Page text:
10. Lethality of Attempt. Shneidman and Farberow (1965) divide suicides into two groups: those in which the point of no return is rapidly reached and those in which it is gradually reached. Gunshot wounds, hanging, and jumping, which are associated with a quick death, are identified almost entirely with lethal attempts, whereas wrist cutting, throat cutting, and ingestions are associated with nonfatal attempts. The more violent and painful the method chosen, the greater the risk.  The setting in which the attempt occurs (e.g., is there likelihood of immediate discovery?) and whether an attempt is made to communicate to others are important considerations. Suicidal ideas harbored by the patient and not communicated to his relatives constitute a grave situation. A suicide attempt is more serious when a note has been written. Szasz (1959) believes that suicidal behavior may constitute a form of communication, or as Shneidman and Farberow prefer, “a cry for help.” A suicide attempt is less malignant when it can be determined that secondary gain is involved.

11. Living Arrangements. Suicide risk is greater among those who live alone (Susser 1968; McMahon et al. 1963).

12. Age. Advancing age and suicide rates are directly correlated. Suicides are virtually nonexistent before nine years of age and rare. in the ten-to-four­teen-year-old age group (less than one death for 200,000 children). However, the rate rises sharply from age fifteen to nineteen (an eight-to-tenfold increase); from age twenty to twenty-four the suicide rate doubles again. This trend continues to the very old adult (Shneidman and Farberow 1957).

13. Religion. Jews and Catholics seem to have lower suicide rates than Protestants (Durkheim 1897).

14. Race. It appears that proportionately more blacks attempt suicide than commit it. Shneidman and Farberow report that 95 percent of successful suicides in their group were white. Certain subgroups are atypical; while suicide among urban black males aged twenty to thirty-five is nearly twice that for white men of a comparable age group, in older age groups the white suicide is significantly higher (Hendin 1967).

15. Family History of Suicide. A history of suicide in the family must be asked about. In one series, 25 percent of those who attempted suicide had a history of suicide in the immediate family (Shneidman and Farberow 1957).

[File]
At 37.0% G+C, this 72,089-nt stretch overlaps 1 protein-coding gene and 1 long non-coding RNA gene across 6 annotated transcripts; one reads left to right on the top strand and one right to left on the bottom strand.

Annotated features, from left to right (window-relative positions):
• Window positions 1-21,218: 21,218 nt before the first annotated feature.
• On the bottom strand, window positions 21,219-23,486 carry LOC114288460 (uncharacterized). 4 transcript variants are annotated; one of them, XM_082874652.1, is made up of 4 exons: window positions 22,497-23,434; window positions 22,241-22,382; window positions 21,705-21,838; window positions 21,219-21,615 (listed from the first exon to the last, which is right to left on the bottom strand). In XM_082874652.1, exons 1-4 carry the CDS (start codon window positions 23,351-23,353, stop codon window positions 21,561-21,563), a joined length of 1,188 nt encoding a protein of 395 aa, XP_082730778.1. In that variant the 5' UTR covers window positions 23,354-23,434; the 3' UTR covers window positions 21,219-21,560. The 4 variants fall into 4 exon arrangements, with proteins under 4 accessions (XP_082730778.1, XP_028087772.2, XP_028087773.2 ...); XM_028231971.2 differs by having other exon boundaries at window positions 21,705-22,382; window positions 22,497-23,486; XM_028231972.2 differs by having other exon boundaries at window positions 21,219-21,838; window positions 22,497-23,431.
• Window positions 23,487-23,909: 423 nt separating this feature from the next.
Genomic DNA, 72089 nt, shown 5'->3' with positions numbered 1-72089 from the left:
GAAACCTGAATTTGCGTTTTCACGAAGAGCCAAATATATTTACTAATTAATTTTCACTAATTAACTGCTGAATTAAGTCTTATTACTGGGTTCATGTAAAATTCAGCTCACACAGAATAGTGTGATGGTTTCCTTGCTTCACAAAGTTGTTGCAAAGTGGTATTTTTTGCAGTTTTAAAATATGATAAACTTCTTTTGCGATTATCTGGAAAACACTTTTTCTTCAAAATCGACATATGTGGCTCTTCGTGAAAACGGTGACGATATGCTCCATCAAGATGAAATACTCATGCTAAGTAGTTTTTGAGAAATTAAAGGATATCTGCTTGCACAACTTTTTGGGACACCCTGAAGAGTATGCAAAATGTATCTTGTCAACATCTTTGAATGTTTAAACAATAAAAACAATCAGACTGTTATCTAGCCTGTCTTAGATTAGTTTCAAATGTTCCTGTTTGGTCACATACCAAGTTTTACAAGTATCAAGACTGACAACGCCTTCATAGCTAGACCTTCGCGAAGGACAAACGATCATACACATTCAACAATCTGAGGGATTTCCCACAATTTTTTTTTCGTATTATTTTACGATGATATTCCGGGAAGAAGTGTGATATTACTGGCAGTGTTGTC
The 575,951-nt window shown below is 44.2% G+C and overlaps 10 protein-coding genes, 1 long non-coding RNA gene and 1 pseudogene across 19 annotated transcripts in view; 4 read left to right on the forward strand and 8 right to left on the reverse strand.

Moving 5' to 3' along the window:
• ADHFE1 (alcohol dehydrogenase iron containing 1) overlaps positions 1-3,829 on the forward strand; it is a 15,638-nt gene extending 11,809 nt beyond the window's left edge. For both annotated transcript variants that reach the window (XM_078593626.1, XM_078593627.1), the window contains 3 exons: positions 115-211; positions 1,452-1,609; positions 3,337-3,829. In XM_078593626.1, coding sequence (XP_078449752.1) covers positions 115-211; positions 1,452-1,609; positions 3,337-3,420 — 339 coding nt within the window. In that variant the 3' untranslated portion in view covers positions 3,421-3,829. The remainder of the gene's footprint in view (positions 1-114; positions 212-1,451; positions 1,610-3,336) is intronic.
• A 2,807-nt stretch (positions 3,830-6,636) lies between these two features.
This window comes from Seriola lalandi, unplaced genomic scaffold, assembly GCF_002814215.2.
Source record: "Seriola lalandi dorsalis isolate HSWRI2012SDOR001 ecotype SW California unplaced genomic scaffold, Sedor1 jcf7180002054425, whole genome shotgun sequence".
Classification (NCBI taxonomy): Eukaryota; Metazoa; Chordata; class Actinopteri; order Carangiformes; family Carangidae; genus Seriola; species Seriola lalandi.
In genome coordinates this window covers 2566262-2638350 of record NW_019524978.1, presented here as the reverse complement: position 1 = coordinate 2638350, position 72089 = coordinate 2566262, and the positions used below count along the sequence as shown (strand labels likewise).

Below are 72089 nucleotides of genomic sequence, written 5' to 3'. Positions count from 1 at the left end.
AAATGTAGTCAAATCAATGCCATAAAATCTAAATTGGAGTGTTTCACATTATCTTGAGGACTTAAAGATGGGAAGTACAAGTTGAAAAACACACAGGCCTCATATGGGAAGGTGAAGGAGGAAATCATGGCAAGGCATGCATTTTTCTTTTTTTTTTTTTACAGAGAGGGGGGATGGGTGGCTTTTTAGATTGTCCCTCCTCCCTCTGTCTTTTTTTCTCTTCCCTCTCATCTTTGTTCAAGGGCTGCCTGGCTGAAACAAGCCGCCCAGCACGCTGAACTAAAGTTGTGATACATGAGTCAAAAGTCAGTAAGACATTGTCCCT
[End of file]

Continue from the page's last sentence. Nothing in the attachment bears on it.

16. Recent Loss. The recent loss through death of a person close to the patient has also been found to be a precipitating factor in suicide (Shneidman and Farberow 1957).

Other factors cited as increasing the risk of suicide include hypochondriasis, recent surgery or childbirth, no apparent secondary gain, unemployment, and financial difficulty.

In evaluating a patient who has attempted suicide or is contemplating it, it is crucial to assess how depressed the patient is and to inquire specifically about guilt feelings, self-depreciation, or nihilistic ideas. The patient who persistently claims that he or others would be better off if he were dead constitutes a serious risk.

- Getz, William, Allen E. Wiesen, Stan Sue, and Amy Ayers; Fundamentals of Crisis Counseling; Lexington Books: Massachusetts; 1974
The article above contains foundational information. Articles below contain optional updates.

Personal Reflection Exercise #3
The preceding section contained information about a suicide risk assessment model for clients in crisis.  Write three case study examples regarding how you might use the content of this section in your practice.

Online Continuing Education QUESTION 17
According to Getz, what are two important considerations when assessing the lethality of a client’s previous suicide attempt? Record the letter of the correct answer the CEU Answer Booklet.